The chief executive of Dollar Thrifty stands to earn more than $40m should either Hertz or Avis succeed in buying the car rental operator, reflecting its dramatic comeback from the brink of insolvency just two years ago.

Hertz this week launched a $72 a share cash and stock offer for Dollar Thrifty, re-energising a battle that started more than a year ago at about $40 a share.

According to calculations by the Financial Times, Scott Thompson, who became chief executive of Dollar Thrifty in October 2008, could receive about $31m in unvested stock, options and performance- related grants, were a deal struck at $72 a share.

In addition, Mr Thompson, who owns about 0.6 per cent of the outstanding stock, could receive more than $9m in other payments, including a gross-up, which would cover his tax exposure.

While it is not uncommon for executives to receive large sums as part of a takeover, Mr Thompson’s payment would be substantial relative to the value of the deal. Hertz’s latest offer values Dollar Thrifty’s equity at about $2.2bn.

Dollar Thrifty has been on a roller-coaster ride, with the company’s stock sinking to 62 cents in March 2009 as investors fretted that it might not be able to refinance its fleet.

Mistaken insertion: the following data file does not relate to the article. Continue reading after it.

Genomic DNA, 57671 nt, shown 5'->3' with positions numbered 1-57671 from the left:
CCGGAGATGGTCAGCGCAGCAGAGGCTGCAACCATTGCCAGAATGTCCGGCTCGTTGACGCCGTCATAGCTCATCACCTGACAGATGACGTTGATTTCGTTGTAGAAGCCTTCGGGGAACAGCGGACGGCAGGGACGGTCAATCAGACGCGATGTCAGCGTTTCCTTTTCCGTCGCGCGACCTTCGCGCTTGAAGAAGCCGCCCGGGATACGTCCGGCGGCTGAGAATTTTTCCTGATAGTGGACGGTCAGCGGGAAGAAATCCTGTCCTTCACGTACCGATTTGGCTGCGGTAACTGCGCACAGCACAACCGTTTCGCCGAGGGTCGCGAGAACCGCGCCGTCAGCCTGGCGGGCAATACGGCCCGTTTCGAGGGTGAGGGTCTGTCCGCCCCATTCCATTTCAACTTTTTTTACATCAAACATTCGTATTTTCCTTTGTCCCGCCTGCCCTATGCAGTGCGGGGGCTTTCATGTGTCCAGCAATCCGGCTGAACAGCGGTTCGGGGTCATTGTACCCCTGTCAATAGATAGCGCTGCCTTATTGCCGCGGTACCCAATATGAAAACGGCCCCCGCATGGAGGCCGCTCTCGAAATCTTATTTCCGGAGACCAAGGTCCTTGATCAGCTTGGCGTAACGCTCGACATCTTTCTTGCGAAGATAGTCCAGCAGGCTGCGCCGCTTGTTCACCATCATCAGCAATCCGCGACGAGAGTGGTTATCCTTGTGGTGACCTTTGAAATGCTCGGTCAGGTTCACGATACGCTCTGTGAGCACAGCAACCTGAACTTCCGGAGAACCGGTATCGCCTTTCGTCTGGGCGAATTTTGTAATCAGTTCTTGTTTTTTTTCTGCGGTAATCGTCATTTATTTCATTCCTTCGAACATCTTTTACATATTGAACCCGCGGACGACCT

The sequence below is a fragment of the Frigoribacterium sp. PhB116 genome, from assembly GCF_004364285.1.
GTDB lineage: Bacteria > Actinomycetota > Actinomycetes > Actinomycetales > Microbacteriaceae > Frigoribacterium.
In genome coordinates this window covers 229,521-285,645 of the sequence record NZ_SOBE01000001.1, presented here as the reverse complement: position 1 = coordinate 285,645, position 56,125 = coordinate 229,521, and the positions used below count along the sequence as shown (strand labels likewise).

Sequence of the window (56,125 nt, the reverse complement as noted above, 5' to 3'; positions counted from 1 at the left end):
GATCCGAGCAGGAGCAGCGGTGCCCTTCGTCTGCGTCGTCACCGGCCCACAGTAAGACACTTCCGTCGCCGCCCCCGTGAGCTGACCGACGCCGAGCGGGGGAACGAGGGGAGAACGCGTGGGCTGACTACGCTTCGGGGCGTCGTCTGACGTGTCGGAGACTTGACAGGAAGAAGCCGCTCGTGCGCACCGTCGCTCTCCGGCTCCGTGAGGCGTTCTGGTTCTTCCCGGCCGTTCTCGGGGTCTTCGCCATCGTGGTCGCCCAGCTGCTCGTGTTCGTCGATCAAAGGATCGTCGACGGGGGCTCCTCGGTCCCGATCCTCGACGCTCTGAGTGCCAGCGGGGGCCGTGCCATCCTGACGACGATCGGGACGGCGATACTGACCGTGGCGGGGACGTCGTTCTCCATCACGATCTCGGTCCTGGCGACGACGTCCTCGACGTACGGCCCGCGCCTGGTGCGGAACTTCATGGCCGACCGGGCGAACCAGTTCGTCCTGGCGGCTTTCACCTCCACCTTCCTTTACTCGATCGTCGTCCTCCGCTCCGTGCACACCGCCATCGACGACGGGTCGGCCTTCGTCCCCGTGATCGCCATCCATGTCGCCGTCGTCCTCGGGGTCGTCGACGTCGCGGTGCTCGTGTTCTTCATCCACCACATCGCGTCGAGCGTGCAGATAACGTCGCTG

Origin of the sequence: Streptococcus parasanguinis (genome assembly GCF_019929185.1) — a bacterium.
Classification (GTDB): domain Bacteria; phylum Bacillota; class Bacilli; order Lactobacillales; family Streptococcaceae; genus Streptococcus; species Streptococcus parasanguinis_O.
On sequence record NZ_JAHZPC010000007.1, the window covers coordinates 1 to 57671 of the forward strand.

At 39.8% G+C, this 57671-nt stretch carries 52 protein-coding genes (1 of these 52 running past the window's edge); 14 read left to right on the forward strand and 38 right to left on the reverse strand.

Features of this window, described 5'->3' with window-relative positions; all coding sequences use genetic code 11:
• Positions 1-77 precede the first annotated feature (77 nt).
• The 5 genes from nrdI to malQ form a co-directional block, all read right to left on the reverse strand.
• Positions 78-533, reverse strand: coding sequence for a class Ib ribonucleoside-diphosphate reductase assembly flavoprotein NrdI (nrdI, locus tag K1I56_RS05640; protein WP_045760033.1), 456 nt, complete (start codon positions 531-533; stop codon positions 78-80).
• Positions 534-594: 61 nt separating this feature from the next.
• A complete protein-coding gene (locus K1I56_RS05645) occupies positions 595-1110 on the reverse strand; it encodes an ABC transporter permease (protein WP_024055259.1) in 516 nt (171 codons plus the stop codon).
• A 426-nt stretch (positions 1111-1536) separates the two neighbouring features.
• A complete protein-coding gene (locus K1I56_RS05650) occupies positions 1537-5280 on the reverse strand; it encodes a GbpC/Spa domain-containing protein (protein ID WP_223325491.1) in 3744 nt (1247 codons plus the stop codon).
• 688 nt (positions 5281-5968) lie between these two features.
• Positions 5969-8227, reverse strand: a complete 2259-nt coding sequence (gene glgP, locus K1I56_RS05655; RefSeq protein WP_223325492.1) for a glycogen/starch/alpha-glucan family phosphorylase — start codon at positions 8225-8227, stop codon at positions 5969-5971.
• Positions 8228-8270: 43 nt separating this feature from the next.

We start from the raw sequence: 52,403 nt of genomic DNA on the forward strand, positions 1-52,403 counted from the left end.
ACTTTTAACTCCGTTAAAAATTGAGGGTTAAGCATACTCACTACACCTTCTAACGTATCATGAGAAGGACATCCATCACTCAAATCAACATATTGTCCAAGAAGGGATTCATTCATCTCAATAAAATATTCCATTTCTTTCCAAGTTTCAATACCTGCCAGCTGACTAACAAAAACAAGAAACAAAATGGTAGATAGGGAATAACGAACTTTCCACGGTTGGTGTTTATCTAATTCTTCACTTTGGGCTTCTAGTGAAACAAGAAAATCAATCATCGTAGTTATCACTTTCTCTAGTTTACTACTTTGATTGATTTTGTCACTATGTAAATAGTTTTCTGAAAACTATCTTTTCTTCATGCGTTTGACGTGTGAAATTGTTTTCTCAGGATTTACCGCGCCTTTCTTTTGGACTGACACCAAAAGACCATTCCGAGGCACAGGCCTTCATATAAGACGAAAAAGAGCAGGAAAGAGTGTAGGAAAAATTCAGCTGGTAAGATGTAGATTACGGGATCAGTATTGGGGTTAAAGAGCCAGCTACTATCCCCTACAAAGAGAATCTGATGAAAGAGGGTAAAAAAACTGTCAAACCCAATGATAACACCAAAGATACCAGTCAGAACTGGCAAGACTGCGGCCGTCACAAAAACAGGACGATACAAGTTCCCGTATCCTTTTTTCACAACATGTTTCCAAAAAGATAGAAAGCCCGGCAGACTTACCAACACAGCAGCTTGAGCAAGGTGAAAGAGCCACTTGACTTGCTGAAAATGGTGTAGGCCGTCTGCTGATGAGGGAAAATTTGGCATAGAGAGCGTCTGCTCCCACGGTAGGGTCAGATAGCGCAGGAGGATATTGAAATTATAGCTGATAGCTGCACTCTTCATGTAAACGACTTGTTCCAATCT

Options granted to management in 2008 had a strike price of just 97 cents.

Its rebound has been aided by the recovery in financial markets, as well as expectations that a bigger rival would eventually snap up the fourth- largest US car rental operator.

Chris Agnew, analyst at MKM Partners, argues that management also deserves significant credit for Dollar Thrifty’s resurgence, adding that the company had been struggling before the credit crunch pushed it close to the edge of bankruptcy.

“He came in at a very challenging time for the company,” said Mr Agnew of Mr Thompson.

“Scott quickly set about cutting overhead expenses, particularly headcount, and addressing the company’s single largest cost and balance sheet item, the company’s vehicle fleet.”

The difference between what car rental companies pay for their cars and their resale price accounts for about a quarter of their costs.

Mr Thompson broke a supply agreement with Chrysler, which accounted for about three-quarters of Dollar Thrifty’s fleet, noted Mr Agnew, as well as changing the company’s mix of vehicles and how they were owned.

Were the bidding battle between Hertz and Avis to escalate, Mr Thompson’s haul would rise. Some analysts now put the standalone value of Dollar Thrifty at $70 a share or more.

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